Review: Kenny Glasgow & Jonny White aka Art Department came bounding into the spotlight with their huge hit "Without You" on Crosstown Rebels last year. Enlisting the vocal services of musical prodigy Seth Troxler on their second release, "Living the Life" is a smart move considering the massive popularity of Troxler right about now. Introduced with a warped and dark Troxler vocal, indecipherable and eerie, it leads into a sensual drum beat which is instantly captivating. Crisp claps and a mellow synth line are integrated bit by bit and once layered, the elements working together make for a downtempo delicacy. The ABA "Therapy Version" is equally alluring, dreamily extending the vocals and meandering smugly along. Whilst it doesn't have the smash and grab of "Without You", it falls effortlessly into a more mature and intriguing category. This is exactly what Art Department needed to do with their second release on CR, instantly diminishing any one hit wonder categorization.
Review: Absurd Recordings maintain the standards laid down with the Tin Man & Donato Dozzy shaped brilliance of their first Acid Test release in premiering the sounds of Achterbahn D'amour. A new collaborative project between Iron Curtis and Edit Piafra, it sees the duo explore the jerked out stripped down end of the Chicago House spectrum with the sprawling stuttering acid twirl out of "Talking Acid" a definite highlight. On the flip the heroic Idjut Boys deliver two remixes of "Your Love" which hit the spot with H bomb aplomb. The guttural bass aesthetics of the spinal "Version House" proves to be a nice counterpart to the floating 303 brilliance of the "Version Acid". Free d/l code of all tracks included too!
Review: Relative number five arrives with the ever excellently named John Swing at the helm for his first solo endeavour, delivering three diverse tracks that will delight all you Livejam freaks. Head straight for the A Side "The Live Experience", a rough analogue jackathon that's prepped with the best break since Bakey USTL's schizoid "A Tender Place". As you'd expect "A Bit Of Jazz" is built around a horn sample, but it resides deep in the mix, sounds kind of desperate and is engulfed by crisp 808 rhythms and off kilter vocal harmonies. Switching up the approach again, "Rollin" twists inside out as it progresses, commencing with a huge throbbing bass drum which constantly trades places in front of your face with an expansive rattling rhythmic rollercoaster of percussion - epic techno sounds!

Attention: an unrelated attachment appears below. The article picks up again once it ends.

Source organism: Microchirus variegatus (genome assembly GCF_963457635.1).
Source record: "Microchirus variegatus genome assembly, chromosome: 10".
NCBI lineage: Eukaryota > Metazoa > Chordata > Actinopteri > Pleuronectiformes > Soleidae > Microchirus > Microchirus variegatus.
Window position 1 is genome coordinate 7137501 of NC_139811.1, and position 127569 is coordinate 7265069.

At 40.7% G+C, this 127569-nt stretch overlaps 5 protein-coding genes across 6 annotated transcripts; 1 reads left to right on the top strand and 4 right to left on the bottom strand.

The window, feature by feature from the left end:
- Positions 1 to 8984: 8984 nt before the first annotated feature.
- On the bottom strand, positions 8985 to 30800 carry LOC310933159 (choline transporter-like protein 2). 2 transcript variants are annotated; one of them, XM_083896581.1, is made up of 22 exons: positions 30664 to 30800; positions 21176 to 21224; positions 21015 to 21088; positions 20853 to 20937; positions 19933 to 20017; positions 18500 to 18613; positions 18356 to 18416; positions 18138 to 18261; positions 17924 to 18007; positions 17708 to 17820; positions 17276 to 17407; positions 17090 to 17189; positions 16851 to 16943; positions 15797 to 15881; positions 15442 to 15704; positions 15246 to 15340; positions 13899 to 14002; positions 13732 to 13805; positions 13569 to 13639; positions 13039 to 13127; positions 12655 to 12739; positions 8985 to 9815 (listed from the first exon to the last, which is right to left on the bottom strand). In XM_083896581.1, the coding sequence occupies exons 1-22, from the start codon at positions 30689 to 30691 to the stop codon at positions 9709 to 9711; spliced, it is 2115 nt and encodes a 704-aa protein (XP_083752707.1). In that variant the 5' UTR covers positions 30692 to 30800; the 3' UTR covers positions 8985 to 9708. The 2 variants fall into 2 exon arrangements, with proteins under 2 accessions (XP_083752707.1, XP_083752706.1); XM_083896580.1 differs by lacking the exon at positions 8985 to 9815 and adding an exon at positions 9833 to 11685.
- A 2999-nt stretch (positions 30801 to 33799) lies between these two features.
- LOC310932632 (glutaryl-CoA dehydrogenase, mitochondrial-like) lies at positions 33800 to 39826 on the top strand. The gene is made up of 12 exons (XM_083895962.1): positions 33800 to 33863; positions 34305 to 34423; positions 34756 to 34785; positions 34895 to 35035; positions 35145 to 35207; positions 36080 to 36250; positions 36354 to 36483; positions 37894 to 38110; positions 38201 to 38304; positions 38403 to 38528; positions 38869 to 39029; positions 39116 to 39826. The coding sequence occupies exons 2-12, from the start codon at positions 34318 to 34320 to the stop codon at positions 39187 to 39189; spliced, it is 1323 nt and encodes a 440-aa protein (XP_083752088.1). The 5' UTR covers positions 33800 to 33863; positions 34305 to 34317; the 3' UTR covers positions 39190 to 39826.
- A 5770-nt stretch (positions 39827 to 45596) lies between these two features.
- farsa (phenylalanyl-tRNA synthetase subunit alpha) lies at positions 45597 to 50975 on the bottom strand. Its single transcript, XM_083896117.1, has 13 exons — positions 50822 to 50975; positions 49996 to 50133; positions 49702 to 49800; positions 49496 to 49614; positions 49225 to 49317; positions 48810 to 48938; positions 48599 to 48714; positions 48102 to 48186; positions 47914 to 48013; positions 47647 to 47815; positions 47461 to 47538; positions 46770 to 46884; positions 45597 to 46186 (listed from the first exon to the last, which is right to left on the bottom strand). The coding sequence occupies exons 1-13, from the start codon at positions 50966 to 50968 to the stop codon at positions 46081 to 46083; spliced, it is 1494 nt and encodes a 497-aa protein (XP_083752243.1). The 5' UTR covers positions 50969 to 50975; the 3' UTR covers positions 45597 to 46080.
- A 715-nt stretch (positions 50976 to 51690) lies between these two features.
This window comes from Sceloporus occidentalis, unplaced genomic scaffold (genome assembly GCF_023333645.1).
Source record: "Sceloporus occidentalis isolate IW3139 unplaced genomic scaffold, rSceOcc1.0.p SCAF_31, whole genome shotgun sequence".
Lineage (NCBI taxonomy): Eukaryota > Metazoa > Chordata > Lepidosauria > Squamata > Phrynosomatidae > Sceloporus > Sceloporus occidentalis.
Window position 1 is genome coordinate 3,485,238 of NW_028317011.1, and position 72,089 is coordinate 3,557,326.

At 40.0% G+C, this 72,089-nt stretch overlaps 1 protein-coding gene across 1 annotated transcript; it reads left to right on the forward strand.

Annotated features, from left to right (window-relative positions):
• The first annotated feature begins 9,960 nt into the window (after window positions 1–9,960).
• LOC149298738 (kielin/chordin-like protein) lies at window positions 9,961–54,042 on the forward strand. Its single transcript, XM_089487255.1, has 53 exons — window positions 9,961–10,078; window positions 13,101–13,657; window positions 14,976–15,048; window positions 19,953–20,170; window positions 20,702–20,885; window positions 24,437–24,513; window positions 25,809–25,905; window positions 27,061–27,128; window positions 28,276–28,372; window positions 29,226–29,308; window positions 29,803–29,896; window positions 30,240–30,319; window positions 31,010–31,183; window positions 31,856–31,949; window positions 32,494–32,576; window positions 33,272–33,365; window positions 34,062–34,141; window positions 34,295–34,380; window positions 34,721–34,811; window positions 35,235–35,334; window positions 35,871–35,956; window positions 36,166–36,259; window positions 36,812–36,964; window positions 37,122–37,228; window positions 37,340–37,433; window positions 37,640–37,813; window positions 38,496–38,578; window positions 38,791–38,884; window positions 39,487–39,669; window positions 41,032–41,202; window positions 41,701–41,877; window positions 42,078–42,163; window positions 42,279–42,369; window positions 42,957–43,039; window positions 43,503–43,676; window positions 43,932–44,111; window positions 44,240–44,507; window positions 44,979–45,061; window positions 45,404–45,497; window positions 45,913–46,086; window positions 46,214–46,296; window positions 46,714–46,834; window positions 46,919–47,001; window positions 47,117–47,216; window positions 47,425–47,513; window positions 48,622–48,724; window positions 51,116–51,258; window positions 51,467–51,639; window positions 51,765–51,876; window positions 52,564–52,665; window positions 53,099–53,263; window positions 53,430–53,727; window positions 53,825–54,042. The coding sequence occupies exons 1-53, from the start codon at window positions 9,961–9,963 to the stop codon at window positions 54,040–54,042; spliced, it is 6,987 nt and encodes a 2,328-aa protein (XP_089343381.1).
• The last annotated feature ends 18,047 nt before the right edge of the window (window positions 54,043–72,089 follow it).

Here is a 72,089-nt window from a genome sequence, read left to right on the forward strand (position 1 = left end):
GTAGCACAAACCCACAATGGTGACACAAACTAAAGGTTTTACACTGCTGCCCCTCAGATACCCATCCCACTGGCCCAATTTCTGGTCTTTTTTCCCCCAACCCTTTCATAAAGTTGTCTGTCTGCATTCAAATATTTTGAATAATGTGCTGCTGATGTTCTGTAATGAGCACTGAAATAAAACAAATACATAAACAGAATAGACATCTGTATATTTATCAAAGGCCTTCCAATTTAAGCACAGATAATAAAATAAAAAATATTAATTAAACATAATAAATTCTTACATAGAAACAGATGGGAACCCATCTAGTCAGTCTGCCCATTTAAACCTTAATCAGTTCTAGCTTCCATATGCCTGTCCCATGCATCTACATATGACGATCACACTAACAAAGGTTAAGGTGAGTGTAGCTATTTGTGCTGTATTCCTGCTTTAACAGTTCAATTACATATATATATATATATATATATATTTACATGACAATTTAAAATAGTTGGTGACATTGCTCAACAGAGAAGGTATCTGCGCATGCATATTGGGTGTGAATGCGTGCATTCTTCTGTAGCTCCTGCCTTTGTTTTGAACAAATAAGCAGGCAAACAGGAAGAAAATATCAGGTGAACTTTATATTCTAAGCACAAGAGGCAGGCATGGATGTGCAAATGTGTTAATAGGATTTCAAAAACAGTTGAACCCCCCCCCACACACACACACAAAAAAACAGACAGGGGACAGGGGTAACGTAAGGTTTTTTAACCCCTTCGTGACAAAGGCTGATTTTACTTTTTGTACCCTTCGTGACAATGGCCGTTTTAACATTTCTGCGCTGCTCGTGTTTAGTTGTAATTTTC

Review: Whatpeopleplay launch their label endeavour with style, revisiting one of last year's breakthrough tracks and enlisting some A List production talent to remix it. La Fleur's "Flowerhead" worked due to its simplistic intent to start as it meant to proceed, twisting that distinctive uplifting piano melody around a big kick-filled groove, whilst a cut up vocal reverberated around your cerebral cortex. Buzzin Fly and Rekids producer extraordinaire Spencer Parker excels in remixing the track, stretching it out into a full eleven minutes of jacking tech house, using all his expertise to cover the distinctive vocal lead in a filtered melodic sheen that lends the track a whole new sound.
Review: Berlin-based Booka Shade (Walter Merziger and Arno Kammermeier) leapt to the forefront of the dance music realm in 2005 with their singles "Body Language" with M.A.N.D.Y. and "Mandarine Girl". Their debut full length Memento followed and it's safe to say that we've all been totally captivated since. Here, the duo rework their single "Scaramanga", taken from the recent album More! with remixes from Reset Robot and Dusty Kid. Booka's Manga Mix leads us in with a bouncy yet hollow beat and soothing vocals; it winds elegantly through percussive corners and low slung chords, culminating in two distorted breaks sure to move any floor. Reset Robot take the reigns on the A2, with an immediate house take. The vocals are kept but claps, shakers and synth lines have been plucked apart and layered back down with some serious movement in mind. Flipping over, Italian Dusty Kid sticks to his inimitable style, taking the listener on a sensual journey injected with minimal influences that manage to get deeper than most.